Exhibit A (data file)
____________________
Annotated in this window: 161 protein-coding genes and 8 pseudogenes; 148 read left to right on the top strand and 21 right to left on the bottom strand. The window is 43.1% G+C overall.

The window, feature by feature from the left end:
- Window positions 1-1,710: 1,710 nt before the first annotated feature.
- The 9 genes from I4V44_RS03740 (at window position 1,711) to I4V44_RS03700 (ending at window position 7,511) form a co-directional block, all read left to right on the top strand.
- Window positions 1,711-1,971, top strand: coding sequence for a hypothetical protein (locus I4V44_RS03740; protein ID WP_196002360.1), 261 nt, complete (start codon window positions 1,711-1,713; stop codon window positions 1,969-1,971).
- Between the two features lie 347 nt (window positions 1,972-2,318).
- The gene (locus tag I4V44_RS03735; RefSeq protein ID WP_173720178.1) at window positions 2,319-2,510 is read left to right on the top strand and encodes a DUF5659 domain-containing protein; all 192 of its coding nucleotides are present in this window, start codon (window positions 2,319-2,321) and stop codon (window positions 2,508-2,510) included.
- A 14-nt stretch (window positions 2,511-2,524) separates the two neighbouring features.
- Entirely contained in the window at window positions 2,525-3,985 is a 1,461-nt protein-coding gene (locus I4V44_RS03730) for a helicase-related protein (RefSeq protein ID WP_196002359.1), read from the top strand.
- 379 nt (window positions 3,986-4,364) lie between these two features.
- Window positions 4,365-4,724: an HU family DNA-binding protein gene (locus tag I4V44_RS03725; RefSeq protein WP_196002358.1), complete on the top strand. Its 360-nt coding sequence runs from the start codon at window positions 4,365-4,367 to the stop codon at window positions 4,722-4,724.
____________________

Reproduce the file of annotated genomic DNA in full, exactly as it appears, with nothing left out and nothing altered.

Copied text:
Annotated in this window: 161 protein-coding genes and 8 pseudogenes; 148 read left to right on the top strand and 21 right to left on the bottom strand. The window is 43.1% G+C overall.

The window, feature by feature from the left end:
- Window positions 1-1,710: 1,710 nt before the first annotated feature.
- The 9 genes from I4V44_RS03740 (at window position 1,711) to I4V44_RS03700 (ending at window position 7,511) form a co-directional block, all read left to right on the top strand.
- Window positions 1,711-1,971, top strand: coding sequence for a hypothetical protein (locus I4V44_RS03740; protein ID WP_196002360.1), 261 nt, complete (start codon window positions 1,711-1,713; stop codon window positions 1,969-1,971).
- Between the two features lie 347 nt (window positions 1,972-2,318).
- The gene (locus tag I4V44_RS03735; RefSeq protein ID WP_173720178.1) at window positions 2,319-2,510 is read left to right on the top strand and encodes a DUF5659 domain-containing protein; all 192 of its coding nucleotides are present in this window, start codon (window positions 2,319-2,321) and stop codon (window positions 2,508-2,510) included.
- A 14-nt stretch (window positions 2,511-2,524) separates the two neighbouring features.
- Entirely contained in the window at window positions 2,525-3,985 is a 1,461-nt protein-coding gene (locus I4V44_RS03730) for a helicase-related protein (RefSeq protein ID WP_196002359.1), read from the top strand.
- 379 nt (window positions 3,986-4,364) lie between these two features.
- Window positions 4,365-4,724: an HU family DNA-binding protein gene (locus tag I4V44_RS03725; RefSeq protein WP_196002358.1), complete on the top strand. Its 360-nt coding sequence runs from the start codon at window positions 4,365-4,367 to the stop codon at window positions 4,722-4,724.